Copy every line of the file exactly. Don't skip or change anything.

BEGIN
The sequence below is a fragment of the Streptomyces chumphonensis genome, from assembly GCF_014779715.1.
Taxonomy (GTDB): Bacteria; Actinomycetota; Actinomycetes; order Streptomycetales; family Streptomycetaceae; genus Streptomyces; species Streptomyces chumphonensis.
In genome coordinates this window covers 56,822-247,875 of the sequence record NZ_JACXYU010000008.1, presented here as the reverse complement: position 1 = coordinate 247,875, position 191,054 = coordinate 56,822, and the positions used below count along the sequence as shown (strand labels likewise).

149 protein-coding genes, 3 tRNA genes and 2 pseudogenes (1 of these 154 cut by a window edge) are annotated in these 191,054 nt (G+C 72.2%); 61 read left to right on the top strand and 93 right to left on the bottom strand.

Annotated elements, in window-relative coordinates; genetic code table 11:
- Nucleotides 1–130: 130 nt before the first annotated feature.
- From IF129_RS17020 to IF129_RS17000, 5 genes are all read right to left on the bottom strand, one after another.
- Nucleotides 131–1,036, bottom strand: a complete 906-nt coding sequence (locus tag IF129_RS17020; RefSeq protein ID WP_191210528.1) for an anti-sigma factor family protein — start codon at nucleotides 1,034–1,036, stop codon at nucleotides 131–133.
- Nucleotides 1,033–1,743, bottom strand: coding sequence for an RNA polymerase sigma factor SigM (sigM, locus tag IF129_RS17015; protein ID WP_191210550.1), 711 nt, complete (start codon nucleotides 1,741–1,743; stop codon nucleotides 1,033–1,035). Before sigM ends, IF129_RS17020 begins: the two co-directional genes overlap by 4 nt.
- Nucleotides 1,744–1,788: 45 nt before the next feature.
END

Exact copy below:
The sequence below is a fragment of the Streptomyces chumphonensis genome, from assembly GCF_014779715.1.
Taxonomy (GTDB): Bacteria; Actinomycetota; Actinomycetes; order Streptomycetales; family Streptomycetaceae; genus Streptomyces; species Streptomyces chumphonensis.
In genome coordinates this window covers 56,822-247,875 of the sequence record NZ_JACXYU010000008.1, presented here as the reverse complement: position 1 = coordinate 247,875, position 191,054 = coordinate 56,822, and the positions used below count along the sequence as shown (strand labels likewise).

149 protein-coding genes, 3 tRNA genes and 2 pseudogenes (1 of these 154 cut by a window edge) are annotated in these 191,054 nt (G+C 72.2%); 61 read left to right on the top strand and 93 right to left on the bottom strand.

Annotated elements, in window-relative coordinates; genetic code table 11:
- Nucleotides 1–130: 130 nt before the first annotated feature.
- From IF129_RS17020 to IF129_RS17000, 5 genes are all read right to left on the bottom strand, one after another.
- Nucleotides 131–1,036, bottom strand: a complete 906-nt coding sequence (locus tag IF129_RS17020; RefSeq protein ID WP_191210528.1) for an anti-sigma factor family protein — start codon at nucleotides 1,034–1,036, stop codon at nucleotides 131–133.
- Nucleotides 1,033–1,743, bottom strand: coding sequence for an RNA polymerase sigma factor SigM (sigM, locus tag IF129_RS17015; protein ID WP_191210550.1), 711 nt, complete (start codon nucleotides 1,741–1,743; stop codon nucleotides 1,033–1,035). Before sigM ends, IF129_RS17020 begins: the two co-directional genes overlap by 4 nt.
- Nucleotides 1,744–1,788: 45 nt before the next feature.